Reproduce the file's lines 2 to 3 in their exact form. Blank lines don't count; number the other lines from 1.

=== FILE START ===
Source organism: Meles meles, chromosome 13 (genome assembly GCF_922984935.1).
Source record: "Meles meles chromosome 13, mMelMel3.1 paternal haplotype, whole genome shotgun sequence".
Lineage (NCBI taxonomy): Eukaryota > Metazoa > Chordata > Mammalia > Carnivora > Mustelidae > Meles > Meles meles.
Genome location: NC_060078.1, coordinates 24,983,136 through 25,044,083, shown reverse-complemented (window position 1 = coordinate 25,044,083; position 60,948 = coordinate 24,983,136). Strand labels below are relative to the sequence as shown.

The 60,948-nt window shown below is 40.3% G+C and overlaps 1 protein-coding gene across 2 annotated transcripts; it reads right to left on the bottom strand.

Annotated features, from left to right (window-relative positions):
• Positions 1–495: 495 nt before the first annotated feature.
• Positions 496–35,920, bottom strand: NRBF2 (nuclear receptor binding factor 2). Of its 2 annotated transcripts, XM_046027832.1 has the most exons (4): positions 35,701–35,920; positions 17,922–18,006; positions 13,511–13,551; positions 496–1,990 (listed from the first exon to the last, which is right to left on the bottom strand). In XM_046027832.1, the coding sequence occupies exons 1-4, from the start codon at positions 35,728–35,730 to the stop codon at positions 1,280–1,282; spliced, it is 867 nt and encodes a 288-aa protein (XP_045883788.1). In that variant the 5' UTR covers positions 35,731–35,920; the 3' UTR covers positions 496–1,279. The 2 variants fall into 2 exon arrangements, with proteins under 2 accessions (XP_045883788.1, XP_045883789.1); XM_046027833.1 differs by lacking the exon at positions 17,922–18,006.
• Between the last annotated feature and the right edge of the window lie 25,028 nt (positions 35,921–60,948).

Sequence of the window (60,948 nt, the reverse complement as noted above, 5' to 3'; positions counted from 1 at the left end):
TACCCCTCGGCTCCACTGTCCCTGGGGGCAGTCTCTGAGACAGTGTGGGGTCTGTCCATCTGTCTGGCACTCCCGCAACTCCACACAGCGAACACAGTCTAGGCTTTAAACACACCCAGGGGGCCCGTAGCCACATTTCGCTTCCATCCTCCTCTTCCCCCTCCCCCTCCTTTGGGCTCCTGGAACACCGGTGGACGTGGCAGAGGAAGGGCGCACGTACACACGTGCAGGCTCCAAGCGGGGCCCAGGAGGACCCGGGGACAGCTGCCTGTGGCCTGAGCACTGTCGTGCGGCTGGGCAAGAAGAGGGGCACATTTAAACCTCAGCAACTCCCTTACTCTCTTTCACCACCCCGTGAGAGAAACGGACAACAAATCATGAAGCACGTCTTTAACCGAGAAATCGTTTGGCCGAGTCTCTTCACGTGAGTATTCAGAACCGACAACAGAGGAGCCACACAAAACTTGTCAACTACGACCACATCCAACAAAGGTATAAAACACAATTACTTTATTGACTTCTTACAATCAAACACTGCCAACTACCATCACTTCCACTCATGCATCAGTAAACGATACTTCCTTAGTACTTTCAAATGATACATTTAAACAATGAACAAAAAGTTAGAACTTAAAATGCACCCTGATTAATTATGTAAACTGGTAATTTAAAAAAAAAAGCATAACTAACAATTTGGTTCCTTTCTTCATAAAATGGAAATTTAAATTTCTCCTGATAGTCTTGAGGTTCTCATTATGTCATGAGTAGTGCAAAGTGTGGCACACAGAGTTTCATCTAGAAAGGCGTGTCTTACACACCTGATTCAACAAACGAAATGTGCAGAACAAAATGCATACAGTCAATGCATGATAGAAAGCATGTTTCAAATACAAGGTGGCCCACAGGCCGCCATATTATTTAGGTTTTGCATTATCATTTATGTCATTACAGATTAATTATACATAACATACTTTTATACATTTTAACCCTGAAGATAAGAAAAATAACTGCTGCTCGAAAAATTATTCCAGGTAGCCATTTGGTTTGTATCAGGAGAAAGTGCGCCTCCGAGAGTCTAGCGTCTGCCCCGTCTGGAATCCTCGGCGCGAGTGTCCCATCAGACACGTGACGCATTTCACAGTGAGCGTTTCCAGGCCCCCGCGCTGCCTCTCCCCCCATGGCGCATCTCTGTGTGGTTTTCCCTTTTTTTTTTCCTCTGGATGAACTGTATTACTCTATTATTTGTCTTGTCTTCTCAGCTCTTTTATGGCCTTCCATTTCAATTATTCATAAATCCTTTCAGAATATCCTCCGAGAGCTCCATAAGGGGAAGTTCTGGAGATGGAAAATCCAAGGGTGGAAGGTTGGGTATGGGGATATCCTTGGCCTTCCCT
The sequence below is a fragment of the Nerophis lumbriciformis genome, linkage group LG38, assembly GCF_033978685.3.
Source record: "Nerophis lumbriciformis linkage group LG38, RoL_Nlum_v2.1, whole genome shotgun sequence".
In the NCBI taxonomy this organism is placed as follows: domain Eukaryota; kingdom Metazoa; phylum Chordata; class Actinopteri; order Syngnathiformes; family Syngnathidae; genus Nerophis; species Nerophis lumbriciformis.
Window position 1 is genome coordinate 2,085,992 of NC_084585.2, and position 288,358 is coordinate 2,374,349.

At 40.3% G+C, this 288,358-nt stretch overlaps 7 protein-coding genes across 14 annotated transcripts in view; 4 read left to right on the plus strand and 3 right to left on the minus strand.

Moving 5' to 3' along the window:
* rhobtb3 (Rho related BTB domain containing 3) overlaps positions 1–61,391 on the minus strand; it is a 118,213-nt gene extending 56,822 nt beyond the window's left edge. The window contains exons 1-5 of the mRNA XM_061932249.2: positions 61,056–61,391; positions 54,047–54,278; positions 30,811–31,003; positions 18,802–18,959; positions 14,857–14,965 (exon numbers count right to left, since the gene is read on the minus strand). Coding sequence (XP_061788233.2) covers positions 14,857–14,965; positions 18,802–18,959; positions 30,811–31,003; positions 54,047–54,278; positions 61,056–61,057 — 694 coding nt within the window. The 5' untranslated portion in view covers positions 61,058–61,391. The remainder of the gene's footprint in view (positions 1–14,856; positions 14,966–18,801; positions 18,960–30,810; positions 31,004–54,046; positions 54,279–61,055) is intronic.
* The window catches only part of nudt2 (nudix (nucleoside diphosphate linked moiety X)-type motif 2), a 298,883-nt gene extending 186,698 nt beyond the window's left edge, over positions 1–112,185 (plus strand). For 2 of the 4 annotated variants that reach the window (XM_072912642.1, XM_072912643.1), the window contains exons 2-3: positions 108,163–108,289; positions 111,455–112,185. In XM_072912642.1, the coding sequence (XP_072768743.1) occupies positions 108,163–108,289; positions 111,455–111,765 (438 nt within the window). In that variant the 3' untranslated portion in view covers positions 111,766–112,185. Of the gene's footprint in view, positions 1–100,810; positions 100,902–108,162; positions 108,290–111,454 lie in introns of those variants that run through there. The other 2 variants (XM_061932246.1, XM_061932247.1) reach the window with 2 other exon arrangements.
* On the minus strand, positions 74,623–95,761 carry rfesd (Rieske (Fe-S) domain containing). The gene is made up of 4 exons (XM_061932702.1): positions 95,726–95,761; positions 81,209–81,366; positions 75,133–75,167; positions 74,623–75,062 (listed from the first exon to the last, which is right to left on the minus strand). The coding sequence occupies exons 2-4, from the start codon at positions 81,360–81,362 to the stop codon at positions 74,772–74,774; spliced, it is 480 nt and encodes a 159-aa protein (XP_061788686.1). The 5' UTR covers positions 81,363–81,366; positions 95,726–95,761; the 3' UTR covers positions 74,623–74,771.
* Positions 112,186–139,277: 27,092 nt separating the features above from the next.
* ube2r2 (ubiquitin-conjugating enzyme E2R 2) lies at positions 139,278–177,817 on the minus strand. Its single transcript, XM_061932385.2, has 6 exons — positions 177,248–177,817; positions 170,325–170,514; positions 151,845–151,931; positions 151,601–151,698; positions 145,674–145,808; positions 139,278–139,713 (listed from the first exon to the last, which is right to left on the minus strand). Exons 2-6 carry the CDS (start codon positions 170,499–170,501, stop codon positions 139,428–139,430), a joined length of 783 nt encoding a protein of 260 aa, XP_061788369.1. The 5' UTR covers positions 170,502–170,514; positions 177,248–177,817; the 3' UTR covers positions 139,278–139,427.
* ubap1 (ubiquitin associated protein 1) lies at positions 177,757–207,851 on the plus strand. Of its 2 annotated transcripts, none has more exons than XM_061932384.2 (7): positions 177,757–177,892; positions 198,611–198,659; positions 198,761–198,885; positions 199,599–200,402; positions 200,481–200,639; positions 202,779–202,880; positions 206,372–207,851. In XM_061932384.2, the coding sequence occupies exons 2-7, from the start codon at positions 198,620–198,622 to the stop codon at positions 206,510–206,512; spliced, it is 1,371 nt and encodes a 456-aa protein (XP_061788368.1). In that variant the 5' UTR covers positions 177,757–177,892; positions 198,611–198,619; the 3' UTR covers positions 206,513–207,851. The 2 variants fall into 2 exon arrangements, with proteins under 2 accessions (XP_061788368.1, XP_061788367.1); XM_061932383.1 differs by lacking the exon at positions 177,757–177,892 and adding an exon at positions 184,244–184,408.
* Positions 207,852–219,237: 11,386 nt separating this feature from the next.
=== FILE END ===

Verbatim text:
Source record: "Meles meles chromosome 13, mMelMel3.1 paternal haplotype, whole genome shotgun sequence".
Lineage (NCBI taxonomy): Eukaryota > Metazoa > Chordata > Mammalia > Carnivora > Mustelidae > Meles > Meles meles.